Legal scholar warns antitrust suit against Google would stifle free speech

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The Federal Trade Commission (FTC) is currently investigating whether Google has run afoul of antitrust law by manipulating its search formula to ensure that its own services, such as YouTube, Google Maps and Google Plus, appear above those of its rivals.

Critics say Google's search engine is a portal to the Internet and the company should not be allowed to suppress access to its competitors. 

Whether Google actually boosts its own services is a complicated and disputed issue, but Volokh argued that search engines have a constitutional right to organize their results however they want.

He said the decision about where to place a search result is just like a newspaper editor's decision about whether a story should be on the front page.

He also compared search rankings to the decisions by news aggregators like the Drudge Report about which stories to link to and how to organize them.

"The judgments are all, at their core, editorial judgments about what users are likely to find interesting and valuable," Volokh wrote. "And all of these exercises of editorial judgment are fully protected by the First Amendment."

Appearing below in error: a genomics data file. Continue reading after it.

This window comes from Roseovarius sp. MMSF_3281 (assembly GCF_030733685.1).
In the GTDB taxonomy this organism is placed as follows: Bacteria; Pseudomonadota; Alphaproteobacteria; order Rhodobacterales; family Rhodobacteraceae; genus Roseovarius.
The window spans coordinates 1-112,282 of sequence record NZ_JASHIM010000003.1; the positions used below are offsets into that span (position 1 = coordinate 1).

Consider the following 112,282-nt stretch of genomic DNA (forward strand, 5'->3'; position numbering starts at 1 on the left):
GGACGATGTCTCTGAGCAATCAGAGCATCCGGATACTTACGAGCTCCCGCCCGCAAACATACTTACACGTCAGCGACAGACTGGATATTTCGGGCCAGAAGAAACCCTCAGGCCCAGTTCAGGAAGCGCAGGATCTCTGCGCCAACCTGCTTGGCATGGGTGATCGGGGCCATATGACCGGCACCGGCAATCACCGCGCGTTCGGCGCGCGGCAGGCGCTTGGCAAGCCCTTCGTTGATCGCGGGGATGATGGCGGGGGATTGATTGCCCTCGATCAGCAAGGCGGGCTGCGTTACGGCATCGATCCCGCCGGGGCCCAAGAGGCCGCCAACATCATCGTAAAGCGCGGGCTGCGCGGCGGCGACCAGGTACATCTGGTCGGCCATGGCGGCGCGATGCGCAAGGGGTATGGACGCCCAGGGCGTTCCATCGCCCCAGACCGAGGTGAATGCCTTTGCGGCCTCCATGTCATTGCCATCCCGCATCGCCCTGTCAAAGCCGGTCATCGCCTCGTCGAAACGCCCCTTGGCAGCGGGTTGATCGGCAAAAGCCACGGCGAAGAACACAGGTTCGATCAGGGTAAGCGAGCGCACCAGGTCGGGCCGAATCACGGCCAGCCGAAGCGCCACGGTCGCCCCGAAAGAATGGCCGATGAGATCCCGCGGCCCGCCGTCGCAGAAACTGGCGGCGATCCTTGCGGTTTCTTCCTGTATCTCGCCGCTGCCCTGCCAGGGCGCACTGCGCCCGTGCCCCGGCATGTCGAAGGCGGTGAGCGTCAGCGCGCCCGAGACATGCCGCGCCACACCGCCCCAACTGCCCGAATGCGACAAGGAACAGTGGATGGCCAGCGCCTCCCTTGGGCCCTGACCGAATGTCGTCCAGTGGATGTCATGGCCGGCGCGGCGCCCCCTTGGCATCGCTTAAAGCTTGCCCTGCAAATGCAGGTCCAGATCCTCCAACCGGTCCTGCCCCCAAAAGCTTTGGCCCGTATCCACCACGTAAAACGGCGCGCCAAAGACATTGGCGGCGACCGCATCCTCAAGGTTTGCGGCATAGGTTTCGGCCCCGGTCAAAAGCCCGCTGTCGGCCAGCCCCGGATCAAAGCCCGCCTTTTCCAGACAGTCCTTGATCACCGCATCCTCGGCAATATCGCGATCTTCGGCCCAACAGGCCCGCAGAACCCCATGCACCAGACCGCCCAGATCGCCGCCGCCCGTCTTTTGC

He argued that Google's decisions are constitutionally protected even though they are determined by a computer algorithm. He noted that the algorithm is designed by humans and that the criticism against Google is based on the theory that the company is making a decision about how to adjust its rankings.

Critics of Google claim the company is using its dominance in search to choke off competition for other Web services, such as maps, video or restaurant reviews.

They argue the First Amendment does not give Google the right to suppress competition. 

But in an interview with The Hill, Volokh noted that if consumers do not like Google's search rankings, they can easily use a competitor like Bing instead. 

He warned that if the FTC wins a lawsuit against Google, there could be "immediate consequences" that would undermine free speech rights.

"What can be said about Google can be said about newspapers, encyclopedias and a wide range of information sources," Volokh said. "I would be very worried if I were any other speaker on the Internet." 

He claimed that if the government can force Google to change its search rankings in the name of "fairness," then the government could require blogs and newspapers to only post balanced stories or to give all parties an opportunity to respond.

"You can't restrict speech just because it's unfair," he said.